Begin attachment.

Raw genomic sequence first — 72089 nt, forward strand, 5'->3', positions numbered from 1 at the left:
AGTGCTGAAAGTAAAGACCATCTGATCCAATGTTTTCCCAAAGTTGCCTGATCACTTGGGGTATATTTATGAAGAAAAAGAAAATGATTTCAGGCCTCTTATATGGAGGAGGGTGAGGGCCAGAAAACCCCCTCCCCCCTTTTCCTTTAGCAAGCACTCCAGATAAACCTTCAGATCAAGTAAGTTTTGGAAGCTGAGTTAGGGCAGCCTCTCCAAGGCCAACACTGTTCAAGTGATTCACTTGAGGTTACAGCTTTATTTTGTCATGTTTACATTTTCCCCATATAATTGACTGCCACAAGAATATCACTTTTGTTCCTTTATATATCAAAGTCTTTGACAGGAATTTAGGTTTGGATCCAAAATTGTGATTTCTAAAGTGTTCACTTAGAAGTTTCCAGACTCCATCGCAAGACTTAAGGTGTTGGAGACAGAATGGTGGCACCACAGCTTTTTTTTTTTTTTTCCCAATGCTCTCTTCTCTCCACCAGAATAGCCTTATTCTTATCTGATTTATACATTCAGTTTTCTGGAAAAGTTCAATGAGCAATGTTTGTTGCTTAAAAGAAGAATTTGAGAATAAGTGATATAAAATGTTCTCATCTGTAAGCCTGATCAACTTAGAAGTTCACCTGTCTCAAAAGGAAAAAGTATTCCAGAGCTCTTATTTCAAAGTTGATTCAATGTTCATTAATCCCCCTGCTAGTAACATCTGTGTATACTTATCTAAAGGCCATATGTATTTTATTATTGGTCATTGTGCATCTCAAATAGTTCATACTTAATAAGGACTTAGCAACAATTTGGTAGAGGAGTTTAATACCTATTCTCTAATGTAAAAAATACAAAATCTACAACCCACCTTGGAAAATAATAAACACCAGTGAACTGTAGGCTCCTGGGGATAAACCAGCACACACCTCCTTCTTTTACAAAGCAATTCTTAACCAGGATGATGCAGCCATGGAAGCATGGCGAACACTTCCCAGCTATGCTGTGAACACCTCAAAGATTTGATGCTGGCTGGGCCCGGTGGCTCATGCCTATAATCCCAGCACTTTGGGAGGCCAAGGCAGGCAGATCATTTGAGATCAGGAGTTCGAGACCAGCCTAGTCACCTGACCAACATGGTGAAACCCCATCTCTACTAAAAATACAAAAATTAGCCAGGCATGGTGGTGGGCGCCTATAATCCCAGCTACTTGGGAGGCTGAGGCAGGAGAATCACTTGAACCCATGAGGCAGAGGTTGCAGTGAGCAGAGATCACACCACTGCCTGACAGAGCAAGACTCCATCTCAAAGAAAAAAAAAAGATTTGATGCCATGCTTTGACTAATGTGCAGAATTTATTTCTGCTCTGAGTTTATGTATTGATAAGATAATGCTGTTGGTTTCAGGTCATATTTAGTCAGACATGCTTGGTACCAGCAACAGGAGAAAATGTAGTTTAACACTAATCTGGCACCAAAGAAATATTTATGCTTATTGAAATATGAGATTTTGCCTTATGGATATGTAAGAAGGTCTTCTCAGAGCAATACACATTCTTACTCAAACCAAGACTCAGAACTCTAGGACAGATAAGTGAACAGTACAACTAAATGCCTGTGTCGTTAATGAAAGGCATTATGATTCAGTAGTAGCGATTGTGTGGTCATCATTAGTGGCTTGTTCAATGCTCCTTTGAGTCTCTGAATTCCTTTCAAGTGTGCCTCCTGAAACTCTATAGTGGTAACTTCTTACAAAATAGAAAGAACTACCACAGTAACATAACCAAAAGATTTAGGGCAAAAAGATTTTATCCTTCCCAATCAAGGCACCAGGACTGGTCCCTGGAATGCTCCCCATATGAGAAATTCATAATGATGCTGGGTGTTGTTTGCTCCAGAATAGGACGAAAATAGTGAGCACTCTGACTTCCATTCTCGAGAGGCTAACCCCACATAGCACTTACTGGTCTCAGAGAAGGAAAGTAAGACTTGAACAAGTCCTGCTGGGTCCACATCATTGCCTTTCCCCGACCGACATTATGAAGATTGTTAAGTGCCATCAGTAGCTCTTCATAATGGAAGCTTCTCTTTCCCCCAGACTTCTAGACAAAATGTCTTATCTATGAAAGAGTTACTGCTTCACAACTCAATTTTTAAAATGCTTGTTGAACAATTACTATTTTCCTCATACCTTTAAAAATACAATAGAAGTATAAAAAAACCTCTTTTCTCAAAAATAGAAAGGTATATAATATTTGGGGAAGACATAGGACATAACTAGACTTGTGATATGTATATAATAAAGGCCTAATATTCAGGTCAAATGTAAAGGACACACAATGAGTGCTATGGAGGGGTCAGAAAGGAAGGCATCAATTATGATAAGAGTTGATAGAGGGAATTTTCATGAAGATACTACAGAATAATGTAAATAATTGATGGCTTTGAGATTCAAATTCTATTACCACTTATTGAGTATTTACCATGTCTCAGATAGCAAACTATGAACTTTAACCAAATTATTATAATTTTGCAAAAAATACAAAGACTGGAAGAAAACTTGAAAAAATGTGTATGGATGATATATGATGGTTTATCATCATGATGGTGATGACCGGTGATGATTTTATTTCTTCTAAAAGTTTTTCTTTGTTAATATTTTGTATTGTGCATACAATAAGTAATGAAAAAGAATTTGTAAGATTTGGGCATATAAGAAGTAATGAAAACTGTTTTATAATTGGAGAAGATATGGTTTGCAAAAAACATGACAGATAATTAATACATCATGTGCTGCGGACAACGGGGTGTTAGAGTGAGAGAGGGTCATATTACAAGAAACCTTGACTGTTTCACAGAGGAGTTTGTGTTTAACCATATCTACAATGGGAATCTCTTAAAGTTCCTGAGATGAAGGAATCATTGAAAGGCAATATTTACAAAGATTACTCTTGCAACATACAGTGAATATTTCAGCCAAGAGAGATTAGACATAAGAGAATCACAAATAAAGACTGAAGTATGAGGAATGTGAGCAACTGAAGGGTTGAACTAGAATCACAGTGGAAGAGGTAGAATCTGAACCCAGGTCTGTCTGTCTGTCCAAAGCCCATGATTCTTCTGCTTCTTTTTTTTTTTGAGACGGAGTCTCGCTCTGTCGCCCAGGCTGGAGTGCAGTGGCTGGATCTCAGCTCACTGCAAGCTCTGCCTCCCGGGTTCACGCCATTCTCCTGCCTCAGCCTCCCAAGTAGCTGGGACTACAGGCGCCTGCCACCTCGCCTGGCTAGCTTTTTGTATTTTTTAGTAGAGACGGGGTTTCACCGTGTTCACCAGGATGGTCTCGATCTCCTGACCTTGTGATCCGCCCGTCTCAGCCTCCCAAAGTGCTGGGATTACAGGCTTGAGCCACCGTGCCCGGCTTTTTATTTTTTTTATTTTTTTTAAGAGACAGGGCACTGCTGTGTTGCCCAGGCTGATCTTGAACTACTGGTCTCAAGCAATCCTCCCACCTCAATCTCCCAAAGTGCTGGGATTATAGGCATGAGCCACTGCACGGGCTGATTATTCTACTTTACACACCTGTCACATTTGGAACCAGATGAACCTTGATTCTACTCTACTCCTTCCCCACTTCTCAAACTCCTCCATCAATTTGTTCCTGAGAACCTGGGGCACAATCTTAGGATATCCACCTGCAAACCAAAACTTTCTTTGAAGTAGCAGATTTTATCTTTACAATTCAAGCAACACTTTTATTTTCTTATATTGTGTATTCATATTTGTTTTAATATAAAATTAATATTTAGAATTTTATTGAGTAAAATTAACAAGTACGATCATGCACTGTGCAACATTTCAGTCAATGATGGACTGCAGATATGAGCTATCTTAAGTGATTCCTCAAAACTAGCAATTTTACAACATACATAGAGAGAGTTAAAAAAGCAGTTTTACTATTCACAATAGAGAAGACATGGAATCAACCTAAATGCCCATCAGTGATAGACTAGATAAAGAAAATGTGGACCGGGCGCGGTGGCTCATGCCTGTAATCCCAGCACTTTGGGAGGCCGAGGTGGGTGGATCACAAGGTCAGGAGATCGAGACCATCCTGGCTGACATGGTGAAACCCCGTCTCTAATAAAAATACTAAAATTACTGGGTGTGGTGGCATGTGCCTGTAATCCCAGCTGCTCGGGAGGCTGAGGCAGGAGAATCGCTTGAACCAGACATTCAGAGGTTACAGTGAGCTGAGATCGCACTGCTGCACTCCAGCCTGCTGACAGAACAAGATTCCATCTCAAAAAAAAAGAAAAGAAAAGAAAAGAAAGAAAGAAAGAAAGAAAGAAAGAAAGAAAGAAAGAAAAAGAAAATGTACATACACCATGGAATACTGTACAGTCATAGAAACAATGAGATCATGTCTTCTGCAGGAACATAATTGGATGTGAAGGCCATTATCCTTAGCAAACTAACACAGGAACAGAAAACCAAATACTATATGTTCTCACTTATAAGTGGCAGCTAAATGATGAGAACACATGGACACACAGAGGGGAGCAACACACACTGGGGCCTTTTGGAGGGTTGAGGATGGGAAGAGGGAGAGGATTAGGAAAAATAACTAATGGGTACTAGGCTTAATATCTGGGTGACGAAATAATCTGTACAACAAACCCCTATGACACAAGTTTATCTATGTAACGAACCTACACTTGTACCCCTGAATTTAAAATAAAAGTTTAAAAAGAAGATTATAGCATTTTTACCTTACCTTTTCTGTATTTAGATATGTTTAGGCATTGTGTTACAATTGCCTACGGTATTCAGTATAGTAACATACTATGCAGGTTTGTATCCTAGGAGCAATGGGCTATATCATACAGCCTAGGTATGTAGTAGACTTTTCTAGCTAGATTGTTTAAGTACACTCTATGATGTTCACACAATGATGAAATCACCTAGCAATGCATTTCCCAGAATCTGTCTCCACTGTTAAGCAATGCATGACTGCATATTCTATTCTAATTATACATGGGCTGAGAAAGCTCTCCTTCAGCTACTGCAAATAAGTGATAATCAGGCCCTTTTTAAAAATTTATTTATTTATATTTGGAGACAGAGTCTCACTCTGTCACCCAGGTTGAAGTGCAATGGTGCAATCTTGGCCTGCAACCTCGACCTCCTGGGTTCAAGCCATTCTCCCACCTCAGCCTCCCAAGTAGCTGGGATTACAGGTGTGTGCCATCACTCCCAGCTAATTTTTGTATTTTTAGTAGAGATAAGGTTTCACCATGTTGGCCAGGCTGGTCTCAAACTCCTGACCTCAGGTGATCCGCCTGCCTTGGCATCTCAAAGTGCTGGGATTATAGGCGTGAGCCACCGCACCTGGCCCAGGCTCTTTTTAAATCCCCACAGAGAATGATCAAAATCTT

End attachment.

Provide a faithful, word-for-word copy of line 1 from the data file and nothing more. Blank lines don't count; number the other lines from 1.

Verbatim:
Raw genomic sequence first — 72089 nt, forward strand, 5'->3', positions numbered from 1 at the left: